Lally-Green secured a part-time teaching position at Duquesne Law School and raised her children. She became a full-time professor in 1987 and entered the tenure track. In 1992, she obtained tenure and remains an adjunct professor today, having taught criminal law, labor law, appellate practice and procedure, and employment discrimination.
Lally-Green said she would have to consider whether to continue teaching as an adjunct if she is elected to the Supreme Court.
"I might not have the time if I were on the Supreme Court," she said.
Lally-Green said that her diverse legal experience is chief among the attributes she would bring to the Supreme Court. She noted her time on the Superior Court and appointments as a consultant to Chief Justice John P. Flaherty and Justice Nicholas P. Papadakos demonstrate a strong background in legal analysis.
"In doing this work of the Superior Court you have, by necessity, studied the Supreme Court," she said.
As a judge on the Superior Court, Lally-Green said she works to maintain focus on the end result of her work. She serves as a trustee for Auberle House in McKeesport, Pa., a home for delinquent and dependent children.
"Some of the things we do as a court, we affect people's lives, and it is good to have experience of the public we're affecting," she said.
Lally-Green said she finds most fulfilling the fact that she has the ability to make the law clearer in her work.
"It's fulfilling to be able to sometimes put clarity in to the laws so that people are better informed about what the law does and doesn't permit," she said.
"One of the things people don't often appreciate is that the Superior Court is the last word in about 93 percent of the cases in the commonwealth," Lally-Green said. "Every day when I go to work, I step back and I have to recognize how important this work is."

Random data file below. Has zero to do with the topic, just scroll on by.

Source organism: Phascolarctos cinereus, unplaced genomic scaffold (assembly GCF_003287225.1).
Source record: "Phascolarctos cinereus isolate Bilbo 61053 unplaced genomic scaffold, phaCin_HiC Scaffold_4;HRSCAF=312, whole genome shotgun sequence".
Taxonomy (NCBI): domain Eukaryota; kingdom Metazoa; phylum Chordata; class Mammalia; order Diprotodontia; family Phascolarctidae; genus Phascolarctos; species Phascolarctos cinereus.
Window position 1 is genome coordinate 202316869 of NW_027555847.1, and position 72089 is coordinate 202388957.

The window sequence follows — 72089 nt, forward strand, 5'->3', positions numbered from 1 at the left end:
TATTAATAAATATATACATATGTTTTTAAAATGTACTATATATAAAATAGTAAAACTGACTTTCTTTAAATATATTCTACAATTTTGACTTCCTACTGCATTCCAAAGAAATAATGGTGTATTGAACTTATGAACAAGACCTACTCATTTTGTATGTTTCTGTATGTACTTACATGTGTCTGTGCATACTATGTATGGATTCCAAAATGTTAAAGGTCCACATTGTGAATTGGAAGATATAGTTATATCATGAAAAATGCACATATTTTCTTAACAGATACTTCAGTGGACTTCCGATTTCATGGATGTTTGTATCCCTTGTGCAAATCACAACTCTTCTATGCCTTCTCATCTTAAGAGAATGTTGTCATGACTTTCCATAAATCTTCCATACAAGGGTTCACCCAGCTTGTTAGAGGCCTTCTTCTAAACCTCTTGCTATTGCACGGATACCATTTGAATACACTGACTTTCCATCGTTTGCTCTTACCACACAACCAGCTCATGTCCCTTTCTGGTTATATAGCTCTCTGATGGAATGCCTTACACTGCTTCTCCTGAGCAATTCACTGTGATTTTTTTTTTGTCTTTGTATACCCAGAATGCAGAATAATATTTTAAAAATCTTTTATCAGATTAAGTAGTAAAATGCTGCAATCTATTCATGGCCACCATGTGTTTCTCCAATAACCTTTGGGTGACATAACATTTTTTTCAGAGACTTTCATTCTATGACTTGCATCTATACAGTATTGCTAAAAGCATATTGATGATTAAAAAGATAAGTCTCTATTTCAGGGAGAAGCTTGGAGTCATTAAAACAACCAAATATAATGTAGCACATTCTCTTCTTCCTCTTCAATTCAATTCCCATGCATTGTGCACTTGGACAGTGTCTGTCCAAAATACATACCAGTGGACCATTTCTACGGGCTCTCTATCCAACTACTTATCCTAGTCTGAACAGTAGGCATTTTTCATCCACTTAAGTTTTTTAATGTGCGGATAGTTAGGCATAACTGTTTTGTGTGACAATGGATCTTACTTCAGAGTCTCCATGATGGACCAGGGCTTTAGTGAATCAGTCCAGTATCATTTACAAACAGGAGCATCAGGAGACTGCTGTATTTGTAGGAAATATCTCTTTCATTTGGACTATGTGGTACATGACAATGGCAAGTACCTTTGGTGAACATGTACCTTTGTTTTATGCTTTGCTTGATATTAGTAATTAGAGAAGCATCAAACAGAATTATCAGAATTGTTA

Lally-Green said she would apply the same discipline in reviewing records, analyzing law and writing opinions she applies as a Superior Court judge as a member of the Supreme Court.
Improving the Court
Lally-Green said she looks toward being part of the effort to improve the Supreme Court.
"There is, with any system - whether it be judicial, legislative, executive, public or private - there is always an opportunity for improvement," she said.
Lally-Green said the court must examine its process for granting allowances for appeal.
"Sometimes cases are dismissed as improvidently granted. Many in the legal profession are concerned about that," she said.
The court could improve its methods for screening cases for procedural error that would render them unfit for Supreme Court review, she said.
Lally-Green said she has learned a great deal as a member of the Supreme Court's Procedural Rules Committee.
"I am willing to hear what the complaints are and address them. We learn a lot by addressing the questions," Lally-Green said.
Lally-Green said she is also reminded of the court's duty to serve the people by the reaction to the 2005 judicial and legislative pay-raise affair.
Lally-Green said she's uncertain whether the pay raise will be an issue with voters, as it was in 2005, when former Justice Russell M. Nigro was denied a second term and former Justice Sandra Schultz Newman fought hard to keep hers.
Lally-Green said she decided not to keep her pay raise, donating it this year to the commonwealth's Children's Trust Fund for community-based services to children.
The reaction to the salary increase was intense in western Pennsylvania, she said, and her friends and neighbors weren't shy about sharing their thoughts.
"The real concern with the pay raise was the process. It was the no-hearing. It was what some people call the middle-of-the- night event. A lot of these things really sparked a furor," she said.
But overall, she found the public reaction to be a positive thing.
"I come away from the pay raise very humbled by the way that the public was concerned about process," she said. "Legislative process is contemplated by the Constitution, and the people really, really care about the Constitution."